Anyone who believes in true love or is simply willing to accept it as the premise of a winding tale will find this debut an emotional, satisfying read.

Pub Date: Oct. 16, 2018

ISBN: 978-0-525-57468-2

Page Count: 400

Publisher: Crown

Review Posted Online: July 31, 2018

Kirkus Reviews Issue: Aug. 15, 2018

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A bright, funny, hopeful tale of untangling family knots.


For generations, the second-born daughters of the Fontana family have been cursed with loveless lives. Can Emilia and her cousin Lucy finally break the spell?

Enraged that her beautiful younger sister might have beguiled her boyfriend, Filomena Fontana cast the curse long ago. Since then, family lore has held that every second-born daughter is doomed. Two hundred years later, Emilia and her older sister, Daria, scoffed. That is, until 7-year-old Emilia had to make a family tree for her social studies class and noticed the inescapable truth: There were no marriages among the second daughters. Even her free-spirited cousin Lucy, herself a second daughter, can’t manage to keep a boyfriend past the fourth date. Now pushing 30 and still single, Emilia’s resigned to her fate of working in the family bakery and living in her tiny third-floor apartment in the family home in Bensonhurst, aka Brooklyn’s Little Italy. Her Nonna Rose rules the roost with an iron first, watching Emilia’s every move and even banning her from communicating with her mysterious Great Aunt Poppy, herself a second daughter and the only relative willing to talk about Emilia’s late mother. But when Poppy sends Emilia and Lucy an invitation for an all-expenses-paid trip to Italy—and promises that she can break the curse—how can Emilia refuse? Nonna might be furious, but the possibility of learning more about her own mother makes up Emilia’s mind for her. Once in Italy, Emilia and Lucy discover the truth about not only the curse, but also themselves, not to mention Poppy’s own secrets. Spielman (Sweet Forgiveness, 2015, etc.) deftly spins Emilia’s story, layering in the backstory of how Poppy and Rose immigrated to America, with Rose following her husband, Alfonso, but Poppy losing the love of her life. Or did she? Along the way, Spielman twists our fairy-tale expectations about love, curses, and happy endings.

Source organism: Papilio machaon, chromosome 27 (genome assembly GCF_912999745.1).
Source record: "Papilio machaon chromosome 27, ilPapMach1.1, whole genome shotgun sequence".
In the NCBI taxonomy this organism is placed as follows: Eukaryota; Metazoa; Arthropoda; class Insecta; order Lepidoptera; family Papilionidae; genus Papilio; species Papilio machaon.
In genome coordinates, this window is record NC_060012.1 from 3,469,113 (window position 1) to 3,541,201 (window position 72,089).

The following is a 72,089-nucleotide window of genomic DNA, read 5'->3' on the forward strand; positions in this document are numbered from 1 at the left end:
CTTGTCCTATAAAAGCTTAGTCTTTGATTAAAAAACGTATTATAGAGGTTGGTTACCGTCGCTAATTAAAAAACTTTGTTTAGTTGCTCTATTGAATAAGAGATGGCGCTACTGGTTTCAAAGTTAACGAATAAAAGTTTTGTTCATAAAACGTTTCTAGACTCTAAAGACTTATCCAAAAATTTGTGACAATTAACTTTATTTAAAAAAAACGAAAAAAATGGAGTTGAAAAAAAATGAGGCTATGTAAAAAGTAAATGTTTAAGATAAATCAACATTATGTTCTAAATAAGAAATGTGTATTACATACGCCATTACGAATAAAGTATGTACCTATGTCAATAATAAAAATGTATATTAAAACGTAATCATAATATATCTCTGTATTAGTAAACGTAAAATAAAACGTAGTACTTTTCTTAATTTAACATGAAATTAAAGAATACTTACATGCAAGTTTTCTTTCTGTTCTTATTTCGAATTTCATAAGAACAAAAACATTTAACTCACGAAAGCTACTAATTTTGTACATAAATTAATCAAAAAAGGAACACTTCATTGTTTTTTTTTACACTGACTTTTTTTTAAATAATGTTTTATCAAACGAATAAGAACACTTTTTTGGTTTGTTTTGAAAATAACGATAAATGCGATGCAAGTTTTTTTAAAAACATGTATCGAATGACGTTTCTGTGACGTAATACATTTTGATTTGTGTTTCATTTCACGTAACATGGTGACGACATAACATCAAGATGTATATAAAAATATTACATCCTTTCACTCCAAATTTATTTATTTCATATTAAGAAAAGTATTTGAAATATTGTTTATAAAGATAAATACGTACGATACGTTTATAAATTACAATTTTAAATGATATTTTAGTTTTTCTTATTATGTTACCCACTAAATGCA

A bright, funny, hopeful tale of untangling family knots.

Pub Date: April 21, 2020

ISBN: 978-1-9848-0316-0

Page Count: 400

Publisher: Berkley

Review Posted Online: Jan. 27, 2020

Kirkus Reviews Issue: Feb. 15, 2020